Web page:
How have state policies influenced the development of Japan's telecommunications, computer hardware, computer software, and semiconductor industries and their stagnation since the 1990s? Marie Anchordoguy's book examines how the performance of these industries and the economy as a whole are affected by the socially embedded nature of Japan's capitalist system, which she calls "communitarian capitalism."Reprogramming Japan shows how the institutions and policies that emerged during and after World War II to maintain communitarian norms, such as the lifetime employment system, seniority-based wages, enterprise unions, a centralized credit-based financial system, industrial groups, the main bank corporate governance system, and industrial policies, helped promote high tech industries. When conditions shifted in the 1980s and 1990s, these institutions and policies did not suit the new environment, in which technological change was rapid and unpredictable and foreign products could no longer be legally reverse-engineered.Despite economic stagnation, leaders were slow to change because of deep social commitments. Once the crisis became acute, the bureaucracy and corporate leaders started to contest and modify key institutions and practices. Rather than change at different times according to their specific economic interests, Japanese firms and the state have made similar slow, incremental changes.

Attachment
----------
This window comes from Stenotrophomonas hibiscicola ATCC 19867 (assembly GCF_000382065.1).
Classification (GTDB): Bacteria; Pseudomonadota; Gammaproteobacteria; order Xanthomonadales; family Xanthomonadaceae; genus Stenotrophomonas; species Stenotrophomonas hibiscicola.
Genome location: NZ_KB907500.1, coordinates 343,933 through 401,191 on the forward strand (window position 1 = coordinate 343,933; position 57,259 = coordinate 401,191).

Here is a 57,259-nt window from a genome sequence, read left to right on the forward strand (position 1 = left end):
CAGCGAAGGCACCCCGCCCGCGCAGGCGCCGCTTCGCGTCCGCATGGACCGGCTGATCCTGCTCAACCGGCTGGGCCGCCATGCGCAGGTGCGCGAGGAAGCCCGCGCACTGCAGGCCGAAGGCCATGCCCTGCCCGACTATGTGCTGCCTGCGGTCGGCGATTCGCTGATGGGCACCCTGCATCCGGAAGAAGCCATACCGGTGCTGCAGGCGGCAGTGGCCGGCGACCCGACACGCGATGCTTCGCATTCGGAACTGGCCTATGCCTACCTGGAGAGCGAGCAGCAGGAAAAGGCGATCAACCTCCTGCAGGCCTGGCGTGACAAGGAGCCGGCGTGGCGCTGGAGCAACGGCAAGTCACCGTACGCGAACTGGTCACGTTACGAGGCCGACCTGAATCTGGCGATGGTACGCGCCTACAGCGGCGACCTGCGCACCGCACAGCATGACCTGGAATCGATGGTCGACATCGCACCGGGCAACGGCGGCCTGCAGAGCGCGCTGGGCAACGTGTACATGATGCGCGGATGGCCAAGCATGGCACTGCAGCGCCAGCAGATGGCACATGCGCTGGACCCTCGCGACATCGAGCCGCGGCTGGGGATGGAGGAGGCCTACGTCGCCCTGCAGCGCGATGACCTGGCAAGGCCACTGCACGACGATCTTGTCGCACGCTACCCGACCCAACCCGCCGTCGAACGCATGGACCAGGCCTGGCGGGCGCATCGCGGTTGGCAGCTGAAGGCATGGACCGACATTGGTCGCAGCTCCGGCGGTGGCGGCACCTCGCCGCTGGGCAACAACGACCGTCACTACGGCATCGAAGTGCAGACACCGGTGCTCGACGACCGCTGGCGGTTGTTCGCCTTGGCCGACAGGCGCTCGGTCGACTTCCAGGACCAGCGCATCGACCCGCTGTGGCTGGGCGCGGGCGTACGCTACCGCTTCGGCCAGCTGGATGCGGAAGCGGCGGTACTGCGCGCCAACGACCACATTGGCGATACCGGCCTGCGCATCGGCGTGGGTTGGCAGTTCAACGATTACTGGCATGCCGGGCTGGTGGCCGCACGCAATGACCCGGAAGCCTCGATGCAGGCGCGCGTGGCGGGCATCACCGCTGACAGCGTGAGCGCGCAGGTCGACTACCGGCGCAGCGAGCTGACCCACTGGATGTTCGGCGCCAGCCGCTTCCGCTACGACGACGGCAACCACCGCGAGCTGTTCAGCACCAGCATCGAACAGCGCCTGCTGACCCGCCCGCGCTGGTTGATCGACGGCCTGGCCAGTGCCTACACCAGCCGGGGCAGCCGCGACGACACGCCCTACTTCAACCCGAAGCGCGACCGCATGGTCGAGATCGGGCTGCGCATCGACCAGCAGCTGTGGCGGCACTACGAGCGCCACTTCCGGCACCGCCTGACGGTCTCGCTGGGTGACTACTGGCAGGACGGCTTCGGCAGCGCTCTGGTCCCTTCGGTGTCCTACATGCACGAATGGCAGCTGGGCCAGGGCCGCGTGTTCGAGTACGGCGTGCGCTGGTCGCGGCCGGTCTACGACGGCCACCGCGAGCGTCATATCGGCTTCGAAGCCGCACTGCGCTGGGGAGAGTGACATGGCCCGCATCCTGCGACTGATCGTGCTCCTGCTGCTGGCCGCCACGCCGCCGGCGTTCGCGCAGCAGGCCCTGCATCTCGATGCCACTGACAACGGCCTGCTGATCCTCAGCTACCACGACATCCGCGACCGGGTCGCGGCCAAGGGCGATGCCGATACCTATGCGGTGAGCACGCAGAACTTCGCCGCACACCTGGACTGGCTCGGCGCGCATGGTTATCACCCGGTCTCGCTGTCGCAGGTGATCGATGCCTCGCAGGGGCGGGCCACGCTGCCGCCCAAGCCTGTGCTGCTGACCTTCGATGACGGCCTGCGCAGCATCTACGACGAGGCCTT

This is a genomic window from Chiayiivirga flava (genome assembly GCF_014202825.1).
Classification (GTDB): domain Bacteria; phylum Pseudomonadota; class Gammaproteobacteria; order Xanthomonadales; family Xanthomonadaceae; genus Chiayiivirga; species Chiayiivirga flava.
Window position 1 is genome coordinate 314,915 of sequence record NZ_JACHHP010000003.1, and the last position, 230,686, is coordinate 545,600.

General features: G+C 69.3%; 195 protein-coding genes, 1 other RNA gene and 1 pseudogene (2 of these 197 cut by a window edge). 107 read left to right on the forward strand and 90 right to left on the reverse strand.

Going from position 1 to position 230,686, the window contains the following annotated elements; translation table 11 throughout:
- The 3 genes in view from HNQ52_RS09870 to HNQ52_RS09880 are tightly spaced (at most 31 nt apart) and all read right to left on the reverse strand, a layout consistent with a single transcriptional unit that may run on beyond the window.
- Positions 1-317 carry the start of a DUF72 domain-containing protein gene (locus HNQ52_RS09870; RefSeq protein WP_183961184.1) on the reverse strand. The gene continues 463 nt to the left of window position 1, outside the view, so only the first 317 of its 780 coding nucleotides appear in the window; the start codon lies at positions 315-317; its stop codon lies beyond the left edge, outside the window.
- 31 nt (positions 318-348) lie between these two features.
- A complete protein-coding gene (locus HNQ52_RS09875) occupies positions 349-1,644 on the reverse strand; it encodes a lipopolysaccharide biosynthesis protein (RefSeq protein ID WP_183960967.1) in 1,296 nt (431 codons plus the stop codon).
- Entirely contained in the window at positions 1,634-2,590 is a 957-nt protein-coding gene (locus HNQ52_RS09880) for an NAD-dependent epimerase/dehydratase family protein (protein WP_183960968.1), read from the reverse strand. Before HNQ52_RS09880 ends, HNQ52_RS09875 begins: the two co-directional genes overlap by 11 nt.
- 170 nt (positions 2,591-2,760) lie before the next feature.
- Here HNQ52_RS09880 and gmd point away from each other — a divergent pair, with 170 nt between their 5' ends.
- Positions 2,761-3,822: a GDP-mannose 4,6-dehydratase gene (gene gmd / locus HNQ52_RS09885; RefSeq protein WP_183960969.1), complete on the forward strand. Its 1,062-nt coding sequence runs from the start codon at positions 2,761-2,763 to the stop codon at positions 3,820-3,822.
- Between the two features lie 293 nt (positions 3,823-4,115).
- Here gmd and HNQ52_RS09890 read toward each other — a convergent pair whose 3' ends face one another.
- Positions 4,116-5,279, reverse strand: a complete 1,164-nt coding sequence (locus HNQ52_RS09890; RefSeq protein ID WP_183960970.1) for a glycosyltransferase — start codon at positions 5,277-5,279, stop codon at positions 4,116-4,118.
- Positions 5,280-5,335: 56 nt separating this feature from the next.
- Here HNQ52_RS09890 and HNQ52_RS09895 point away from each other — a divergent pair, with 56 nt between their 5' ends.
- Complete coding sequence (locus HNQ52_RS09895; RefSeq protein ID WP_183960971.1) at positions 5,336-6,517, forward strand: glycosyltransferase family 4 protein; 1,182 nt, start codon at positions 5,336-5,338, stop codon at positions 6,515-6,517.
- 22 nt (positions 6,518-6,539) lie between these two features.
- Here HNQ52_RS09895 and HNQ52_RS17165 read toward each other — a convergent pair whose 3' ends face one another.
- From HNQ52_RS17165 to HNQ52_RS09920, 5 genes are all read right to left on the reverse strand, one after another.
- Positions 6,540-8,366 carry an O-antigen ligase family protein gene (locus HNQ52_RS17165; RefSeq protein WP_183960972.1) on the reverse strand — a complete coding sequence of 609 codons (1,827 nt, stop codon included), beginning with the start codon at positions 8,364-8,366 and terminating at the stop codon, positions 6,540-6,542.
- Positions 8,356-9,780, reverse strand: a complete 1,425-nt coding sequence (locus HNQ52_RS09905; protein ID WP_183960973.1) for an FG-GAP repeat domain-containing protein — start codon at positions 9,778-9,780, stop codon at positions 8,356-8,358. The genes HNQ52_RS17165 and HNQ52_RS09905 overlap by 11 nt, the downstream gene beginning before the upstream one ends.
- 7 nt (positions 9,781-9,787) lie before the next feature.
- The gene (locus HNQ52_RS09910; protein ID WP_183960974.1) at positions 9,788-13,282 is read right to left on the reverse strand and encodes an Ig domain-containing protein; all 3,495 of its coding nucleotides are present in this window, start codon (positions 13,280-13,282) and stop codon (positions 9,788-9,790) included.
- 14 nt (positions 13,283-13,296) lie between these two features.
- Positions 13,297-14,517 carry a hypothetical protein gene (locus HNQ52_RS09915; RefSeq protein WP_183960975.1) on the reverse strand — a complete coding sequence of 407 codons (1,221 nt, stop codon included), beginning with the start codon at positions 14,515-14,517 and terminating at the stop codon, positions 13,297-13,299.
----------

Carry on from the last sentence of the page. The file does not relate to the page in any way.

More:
"Reprogramming Japan is rich in both detail and insight in analyzing the institutional context within which Japanese high-technology firms operate.... Anchordoguy paints a vivid image of Japan's capitalism and analyzes why Japanese firms have responded so sluggishly to fast-paced technological change.... The general reader will find great satisfaction in Anchordoguy's highly thought-provoking overview of what has gone wring in Japan's variant of capitalism. The specialist will find a wealth of detail, including extensive quotes from key actors in the four sectors semiconductors, computer hardware, software, and telecommunications."
Asian Business and Management
"Reprogramming Japan is an engrossing study of why Japan has performed poorly in almost all the information technology industries. In explaining Japan's adherence to communitarian capitalism, Anchordoguy disagrees with analysts who blame a political system that favors entrenched interests. Instead, she argues that the root problem is strong social norms that dictate against market disruption. Her best evidence is a rich body of material from her own interviews with an impressive array of Japanese business and government officials. The real jewels of the book are the quotes from these interviews that reveal Japan’s continued moral ambivalence about competitive markets."
"Marie Anchordoguy's clear and informative book should attract a wide variety of readers from political science, sociology, Japanese studies, and business. The central concept of communitarian capitalism, with its emphasis on risk avoidance and circumscribed competition, strikes me as a useful corrective to excessively functionalist versions of the 'capitalist developmental state' argument."
Gregory W. Noble, Institute of Social Science, University of Tokyo